The gafa or whakapapa and story of Wellington artist Hedy (Heidi Ankers) is vast. Her father was English/Norwegian and her mother English/Samoan. “Poor Mum. She was a singer attending University in Auckland and Dad whisked her away into obscurity to the Bay of Plenty to have a horde of children. I am the sixth of 16, nine of whom survived infancy.”
Hedy, who created five of this year’s trophies for Te Putangi Toi Arts Access Awards, says that when her parents and the family split up when she was six, she spent a lot of time in the matriarchal household in Auckland. It was headed by her Samoan grandmother, Teuane Ann Tibbo.
“In the 1960s Grandma, who was over 75, had a dream that she should paint her memories of Samoa, a dream possibly activated by Mum having taken up painting at Auckland Art School.”
Teuane Tibbo became the first Samoan artist of note in New Zealand and quickly found fame. Her paintings of Samoa are in the Te Papa Collection and in galleries and collections around the world. They were exhibited this year at Enjoy Gallery in Wellington.
“When I was eight or nine I became the family’s Taupau, a traditional role given to a daughter who best represents the family at chiefly events, and I began to serve or look after Grandma. This meant being immersed in her painting activities.
“I didn’t automatically grow up to be creative. In fact, I was very withdrawn, and had no confidence, or belief in any creativity.”
Deep interest in Zen and Zen art
In the late 1990s, Hedy began studying Buddhism and took up meditation, developing her deep interest in Zen and Zen art.
“After my own children left home I was introduced to Vincents Art Workshop and along with meditation, I slowly began to get a sense of my inner life and eventually was able to look at what I made at Vincents with a sense of my own creativity and a feeling of pride in the work.
“It took me 10 years to get comfortable with clay but after my little offerings began to sell at Vincents’ exhibitions, I gained confidence and everything took off really.
“My interest in art as a practice starts at the beginning of time: the marks left in prehistoric art and rock art are important for me. Understanding marks is about watching how a lineage might be leaving signs. Actually, my own art now might mean that some sort of lineage gets created. I don’t set out to do these things, they are instinctive. That appears to be quite reliable and also fun.
“Through Vincents, I became aware of Arts Access Aotearoa and the Awards that were given out, one of which Vincents received.”
Asked to create trophies for five award recipients
Robert Rapson, the previous trophy-maker, died earlier this year. Hedy knew him and had occasionally helped him load his trophies into the kiln. She was “thrilled” when Arts Access Aotearoa asked her to create individual trophies for five of Te Putanga Toi Arts Access Awards recipients.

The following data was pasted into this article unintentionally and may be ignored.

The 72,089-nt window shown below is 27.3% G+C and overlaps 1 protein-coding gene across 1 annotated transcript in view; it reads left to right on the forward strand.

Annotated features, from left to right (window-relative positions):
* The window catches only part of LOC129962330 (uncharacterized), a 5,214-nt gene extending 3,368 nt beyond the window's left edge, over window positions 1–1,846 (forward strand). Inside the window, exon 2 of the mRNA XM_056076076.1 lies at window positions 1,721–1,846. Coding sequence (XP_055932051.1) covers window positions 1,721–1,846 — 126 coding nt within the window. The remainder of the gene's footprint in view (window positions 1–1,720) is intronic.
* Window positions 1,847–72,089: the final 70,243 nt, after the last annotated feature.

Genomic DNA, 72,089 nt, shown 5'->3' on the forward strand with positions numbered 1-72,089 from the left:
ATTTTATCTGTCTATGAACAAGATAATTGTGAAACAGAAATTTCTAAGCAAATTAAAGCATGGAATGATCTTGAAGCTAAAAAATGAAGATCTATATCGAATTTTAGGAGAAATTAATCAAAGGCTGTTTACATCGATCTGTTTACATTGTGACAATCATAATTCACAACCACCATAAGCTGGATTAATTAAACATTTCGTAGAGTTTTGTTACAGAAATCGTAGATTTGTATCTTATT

“Some were specifically about the feeling I had for the recipient after I had researched them. These vessels are slip cast in a mould and I hand-detail them by cutting, or adding handles and decorating. What I love most is decorating to suit the vessel, laying down textures on to the clay and scratching marks. It’s called graffito.”
Hedy works out of both the Wellington Potters Association in Thorndon and Vincents Art Workshop. Te Papa’s shop stock this line.
The trophies are magnificent: four large round pots with handles, and a tall urn for the Arts Access Accolade. Each is decorated quite differently – an eagle, an unfolding fern, a frigate bird, a candelabra – but common to all is a flower and a grid image.
“The grid began as ‘my symbol’ after my paintings of it would sell at Vincents exhibitions. The grid is important to me. It’s synonymous with the ie toga (fine mat) in Samoan culture and represents so many things: space and our navigation between islands. The flower is the basis of the grid and can be seen as a cross in a holy sense. This four-part flower also acknowledges the movement of life itself.”
“Looking at these trophies, I realise I have integrated my Samoan culture and I’m glad it’s become clear to me on this project: speaking to my Samoan-ness wasn’t something I wished to rush to claim.
“It’s taken me years to move through all the non-Samoan culture my mind is saturated with. I feel these trophies are integrated, like me. I grew up absorbing the Samoan way in the house and so I feel that way but because I grew up largely in a white culture, I just feel like a New Zealander now. I’ve never been to Samoa because of the heat but I do hope to get there. Maybe I’ll do a residency in Samoa one day.”
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